End Grain vs. Long Grain Cutting Boards

End Grain vs. Long Grain Cutting Boards

Wood is made up of many fibers that run lengthwise. Think of wood for a minute as a paint brush. There is the very end of the paint brush (end grain), the wide flat side of the brush (face grain – also long grain) and the edge of the paint brush (edge grain – also long grain).

Let’s say you place the paint brush flat on a table and cut across the bristles with a knife. The bristles might have a dent in them afterwards, or might even cut. If you cut the paint brush into the end of the bristles, they will recover when you take the knife out. The same is true for end grain cutting boards.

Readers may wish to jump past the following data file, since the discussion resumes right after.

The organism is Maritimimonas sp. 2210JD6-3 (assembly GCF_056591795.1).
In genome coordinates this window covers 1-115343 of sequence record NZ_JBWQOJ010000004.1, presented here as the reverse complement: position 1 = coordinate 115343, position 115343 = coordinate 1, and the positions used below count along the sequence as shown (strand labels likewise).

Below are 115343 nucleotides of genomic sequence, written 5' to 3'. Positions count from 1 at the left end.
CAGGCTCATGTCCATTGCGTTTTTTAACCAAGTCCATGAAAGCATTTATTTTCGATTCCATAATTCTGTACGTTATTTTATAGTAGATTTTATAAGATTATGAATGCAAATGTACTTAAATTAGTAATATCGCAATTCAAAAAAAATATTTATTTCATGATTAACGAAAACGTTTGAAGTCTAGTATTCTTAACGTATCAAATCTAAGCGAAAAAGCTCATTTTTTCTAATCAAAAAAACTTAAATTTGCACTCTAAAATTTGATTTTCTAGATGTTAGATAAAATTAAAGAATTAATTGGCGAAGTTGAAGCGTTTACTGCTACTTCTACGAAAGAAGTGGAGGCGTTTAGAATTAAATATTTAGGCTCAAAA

Face grain cutting boards might show more knife marks than end grains. End grains are able to heal easier, especially with regular maintenance (See Cutting Board Care Tips). With any cutting board, you can always use one side and display the other. 😊


What it comes down to…

Long grain (face and edge) Boards


-More durable if you aren’t great at remembering to oil them regularly

-Cheaper than end grain boards


-Less friendly on knives (they will dull quicker)

-Knife marks might show a little more than end grain


End Grain Boards


-More forgiving with knives – they won’t dull as easily

-Able to make some really neat designs with the wood

-Knife marks won’t be seen as much


-Prone to warpage and cracking if you don’t remember to maintain them with oil

-More expensive due to the large amount of wood and labor intensive process involved